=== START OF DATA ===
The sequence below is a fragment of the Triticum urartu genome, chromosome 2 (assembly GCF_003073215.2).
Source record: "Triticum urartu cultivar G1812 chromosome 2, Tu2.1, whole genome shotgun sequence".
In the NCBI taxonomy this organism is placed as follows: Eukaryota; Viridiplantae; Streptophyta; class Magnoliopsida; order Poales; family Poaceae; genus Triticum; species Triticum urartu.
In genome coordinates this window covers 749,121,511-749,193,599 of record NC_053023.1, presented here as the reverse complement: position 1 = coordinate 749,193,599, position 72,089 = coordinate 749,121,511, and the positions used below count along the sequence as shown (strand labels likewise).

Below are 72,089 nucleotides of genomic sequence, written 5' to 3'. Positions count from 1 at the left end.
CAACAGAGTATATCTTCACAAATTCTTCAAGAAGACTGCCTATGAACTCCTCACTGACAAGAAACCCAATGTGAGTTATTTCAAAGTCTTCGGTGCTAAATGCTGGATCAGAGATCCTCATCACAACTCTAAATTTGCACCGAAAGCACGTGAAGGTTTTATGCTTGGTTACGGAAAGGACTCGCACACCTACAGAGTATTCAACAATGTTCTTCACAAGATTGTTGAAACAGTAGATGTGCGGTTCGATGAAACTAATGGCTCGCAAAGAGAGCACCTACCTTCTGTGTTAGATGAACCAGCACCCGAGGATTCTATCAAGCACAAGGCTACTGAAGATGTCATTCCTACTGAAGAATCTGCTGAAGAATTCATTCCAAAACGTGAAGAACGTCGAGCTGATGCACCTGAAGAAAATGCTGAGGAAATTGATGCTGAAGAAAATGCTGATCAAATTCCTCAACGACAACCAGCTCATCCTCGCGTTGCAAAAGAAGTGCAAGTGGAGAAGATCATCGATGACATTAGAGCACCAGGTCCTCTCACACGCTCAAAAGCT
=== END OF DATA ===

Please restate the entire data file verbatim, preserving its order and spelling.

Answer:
The sequence below is a fragment of the Triticum urartu genome, chromosome 2 (assembly GCF_003073215.2).
Source record: "Triticum urartu cultivar G1812 chromosome 2, Tu2.1, whole genome shotgun sequence".
In the NCBI taxonomy this organism is placed as follows: Eukaryota; Viridiplantae; Streptophyta; class Magnoliopsida; order Poales; family Poaceae; genus Triticum; species Triticum urartu.
In genome coordinates this window covers 749,121,511-749,193,599 of record NC_053023.1, presented here as the reverse complement: position 1 = coordinate 749,193,599, position 72,089 = coordinate 749,121,511, and the positions used below count along the sequence as shown (strand labels likewise).

Below are 72,089 nucleotides of genomic sequence, written 5' to 3'. Positions count from 1 at the left end.
CAACAGAGTATATCTTCACAAATTCTTCAAGAAGACTGCCTATGAACTCCTCACTGACAAGAAACCCAATGTGAGTTATTTCAAAGTCTTCGGTGCTAAATGCTGGATCAGAGATCCTCATCACAACTCTAAATTTGCACCGAAAGCACGTGAAGGTTTTATGCTTGGTTACGGAAAGGACTCGCACACCTACAGAGTATTCAACAATGTTCTTCACAAGATTGTTGAAACAGTAGATGTGCGGTTCGATGAAACTAATGGCTCGCAAAGAGAGCACCTACCTTCTGTGTTAGATGAACCAGCACCCGAGGATTCTATCAAGCACAAGGCTACTGAAGATGTCATTCCTACTGAAGAATCTGCTGAAGAATTCATTCCAAAACGTGAAGAACGTCGAGCTGATGCACCTGAAGAAAATGCTGAGGAAATTGATGCTGAAGAAAATGCTGATCAAATTCCTCAACGACAACCAGCTCATCCTCGCGTTGCAAAAGAAGTGCAAGTGGAGAAGATCATCGATGACATTAGAGCACCAGGTCCTCTCACACGCTCAAAAGCT